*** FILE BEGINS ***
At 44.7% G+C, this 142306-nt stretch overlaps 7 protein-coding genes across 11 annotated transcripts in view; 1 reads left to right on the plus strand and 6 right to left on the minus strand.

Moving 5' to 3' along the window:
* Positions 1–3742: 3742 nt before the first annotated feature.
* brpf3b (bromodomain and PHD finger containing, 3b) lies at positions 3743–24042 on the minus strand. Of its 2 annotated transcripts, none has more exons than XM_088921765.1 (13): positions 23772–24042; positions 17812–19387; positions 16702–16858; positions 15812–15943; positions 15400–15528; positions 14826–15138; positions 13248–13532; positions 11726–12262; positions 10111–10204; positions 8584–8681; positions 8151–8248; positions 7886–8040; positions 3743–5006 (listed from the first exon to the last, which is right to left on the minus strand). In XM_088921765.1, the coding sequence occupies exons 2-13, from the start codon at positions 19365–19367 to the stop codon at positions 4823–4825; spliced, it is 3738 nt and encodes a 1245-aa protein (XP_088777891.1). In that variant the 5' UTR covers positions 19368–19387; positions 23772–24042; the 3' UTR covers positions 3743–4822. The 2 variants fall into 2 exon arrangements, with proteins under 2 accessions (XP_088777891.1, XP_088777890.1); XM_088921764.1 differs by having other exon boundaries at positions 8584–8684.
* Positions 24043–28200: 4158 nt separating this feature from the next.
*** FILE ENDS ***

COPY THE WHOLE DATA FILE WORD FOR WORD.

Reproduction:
At 44.7% G+C, this 142306-nt stretch overlaps 7 protein-coding genes across 11 annotated transcripts in view; 1 reads left to right on the plus strand and 6 right to left on the minus strand.

Moving 5' to 3' along the window:
* Positions 1–3742: 3742 nt before the first annotated feature.
* brpf3b (bromodomain and PHD finger containing, 3b) lies at positions 3743–24042 on the minus strand. Of its 2 annotated transcripts, none has more exons than XM_088921765.1 (13): positions 23772–24042; positions 17812–19387; positions 16702–16858; positions 15812–15943; positions 15400–15528; positions 14826–15138; positions 13248–13532; positions 11726–12262; positions 10111–10204; positions 8584–8681; positions 8151–8248; positions 7886–8040; positions 3743–5006 (listed from the first exon to the last, which is right to left on the minus strand). In XM_088921765.1, the coding sequence occupies exons 2-13, from the start codon at positions 19365–19367 to the stop codon at positions 4823–4825; spliced, it is 3738 nt and encodes a 1245-aa protein (XP_088777891.1). In that variant the 5' UTR covers positions 19368–19387; positions 23772–24042; the 3' UTR covers positions 3743–4822. The 2 variants fall into 2 exon arrangements, with proteins under 2 accessions (XP_088777891.1, XP_088777890.1); XM_088921764.1 differs by having other exon boundaries at positions 8584–8684.
* Positions 24043–28200: 4158 nt separating this feature from the next.